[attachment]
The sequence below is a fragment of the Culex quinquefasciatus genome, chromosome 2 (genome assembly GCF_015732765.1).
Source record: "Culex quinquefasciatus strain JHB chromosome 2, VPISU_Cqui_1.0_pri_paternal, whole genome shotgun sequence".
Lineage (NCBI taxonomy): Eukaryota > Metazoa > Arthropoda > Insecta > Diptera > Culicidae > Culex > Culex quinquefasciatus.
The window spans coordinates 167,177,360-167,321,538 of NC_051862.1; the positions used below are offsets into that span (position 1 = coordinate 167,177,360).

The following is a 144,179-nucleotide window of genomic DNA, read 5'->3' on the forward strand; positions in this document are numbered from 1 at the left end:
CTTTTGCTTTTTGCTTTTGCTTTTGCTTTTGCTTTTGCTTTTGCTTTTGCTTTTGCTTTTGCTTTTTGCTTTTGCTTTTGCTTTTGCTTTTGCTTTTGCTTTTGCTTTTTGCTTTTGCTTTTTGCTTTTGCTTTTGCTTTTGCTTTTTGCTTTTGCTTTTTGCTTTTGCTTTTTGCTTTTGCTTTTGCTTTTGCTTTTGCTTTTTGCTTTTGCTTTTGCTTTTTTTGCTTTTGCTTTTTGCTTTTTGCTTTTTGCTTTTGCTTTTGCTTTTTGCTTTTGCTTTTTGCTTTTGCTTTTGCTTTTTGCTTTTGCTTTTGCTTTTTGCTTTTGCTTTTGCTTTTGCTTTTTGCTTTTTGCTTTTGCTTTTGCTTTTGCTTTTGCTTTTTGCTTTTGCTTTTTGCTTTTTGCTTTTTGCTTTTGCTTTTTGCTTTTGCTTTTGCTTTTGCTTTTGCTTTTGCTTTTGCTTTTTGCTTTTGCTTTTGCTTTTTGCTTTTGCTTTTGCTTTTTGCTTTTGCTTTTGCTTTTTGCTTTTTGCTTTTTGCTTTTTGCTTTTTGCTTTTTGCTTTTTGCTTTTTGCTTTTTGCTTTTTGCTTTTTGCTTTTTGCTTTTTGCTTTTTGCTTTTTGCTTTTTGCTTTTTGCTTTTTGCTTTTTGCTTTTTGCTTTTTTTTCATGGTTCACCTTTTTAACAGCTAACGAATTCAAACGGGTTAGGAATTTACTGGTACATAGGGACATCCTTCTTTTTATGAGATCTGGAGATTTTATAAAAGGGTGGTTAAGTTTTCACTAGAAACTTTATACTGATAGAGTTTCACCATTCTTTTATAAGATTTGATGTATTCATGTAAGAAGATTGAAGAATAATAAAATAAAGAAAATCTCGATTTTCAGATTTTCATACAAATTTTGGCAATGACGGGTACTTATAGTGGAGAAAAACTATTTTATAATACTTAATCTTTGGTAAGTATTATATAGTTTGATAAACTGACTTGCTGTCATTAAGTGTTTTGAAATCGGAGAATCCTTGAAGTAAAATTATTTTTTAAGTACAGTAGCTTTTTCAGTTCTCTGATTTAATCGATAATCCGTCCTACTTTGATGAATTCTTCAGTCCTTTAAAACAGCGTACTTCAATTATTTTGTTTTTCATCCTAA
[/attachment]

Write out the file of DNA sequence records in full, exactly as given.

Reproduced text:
The sequence below is a fragment of the Culex quinquefasciatus genome, chromosome 2 (genome assembly GCF_015732765.1).
Source record: "Culex quinquefasciatus strain JHB chromosome 2, VPISU_Cqui_1.0_pri_paternal, whole genome shotgun sequence".
Lineage (NCBI taxonomy): Eukaryota > Metazoa > Arthropoda > Insecta > Diptera > Culicidae > Culex > Culex quinquefasciatus.
The window spans coordinates 167,177,360-167,321,538 of NC_051862.1; the positions used below are offsets into that span (position 1 = coordinate 167,177,360).

The following is a 144,179-nucleotide window of genomic DNA, read 5'->3' on the forward strand; positions in this document are numbered from 1 at the left end:
CTTTTGCTTTTTGCTTTTGCTTTTGCTTTTGCTTTTGCTTTTGCTTTTGCTTTTGCTTTTGCTTTTTGCTTTTGCTTTTGCTTTTGCTTTTGCTTTTGCTTTTGCTTTTTGCTTTTGCTTTTTGCTTTTGCTTTTGCTTTTGCTTTTTGCTTTTGCTTTTTGCTTTTGCTTTTTGCTTTTGCTTTTGCTTTTGCTTTTGCTTTTTGCTTTTGCTTTTGCTTTTTTTGCTTTTGCTTTTTGCTTTTTGCTTTTTGCTTTTGCTTTTGCTTTTTGCTTTTGCTTTTTGCTTTTGCTTTTGCTTTTTGCTTTTGCTTTTGCTTTTTGCTTTTGCTTTTGCTTTTGCTTTTTGCTTTTTGCTTTTGCTTTTGCTTTTGCTTTTGCTTTTTGCTTTTGCTTTTTGCTTTTTGCTTTTTGCTTTTGCTTTTTGCTTTTGCTTTTGCTTTTGCTTTTGCTTTTGCTTTTGCTTTTTGCTTTTGCTTTTGCTTTTTGCTTTTGCTTTTGCTTTTTGCTTTTGCTTTTGCTTTTTGCTTTTTGCTTTTTGCTTTTTGCTTTTTGCTTTTTGCTTTTTGCTTTTTGCTTTTTGCTTTTTGCTTTTTGCTTTTTGCTTTTTGCTTTTTGCTTTTTGCTTTTTGCTTTTTGCTTTTTGCTTTTTGCTTTTTGCTTTTTTTTCATGGTTCACCTTTTTAACAGCTAACGAATTCAAACGGGTTAGGAATTTACTGGTACATAGGGACATCCTTCTTTTTATGAGATCTGGAGATTTTATAAAAGGGTGGTTAAGTTTTCACTAGAAACTTTATACTGATAGAGTTTCACCATTCTTTTATAAGATTTGATGTATTCATGTAAGAAGATTGAAGAATAATAAAATAAAGAAAATCTCGATTTTCAGATTTTCATACAAATTTTGGCAATGACGGGTACTTATAGTGGAGAAAAACTATTTTATAATACTTAATCTTTGGTAAGTATTATATAGTTTGATAAACTGACTTGCTGTCATTAAGTGTTTTGAAATCGGAGAATCCTTGAAGTAAAATTATTTTTTAAGTACAGTAGCTTTTTCAGTTCTCTGATTTAATCGATAATCCGTCCTACTTTGATGAATTCTTCAGTCCTTTAAAACAGCGTACTTCAATTATTTTGTTTTTCATCCTAA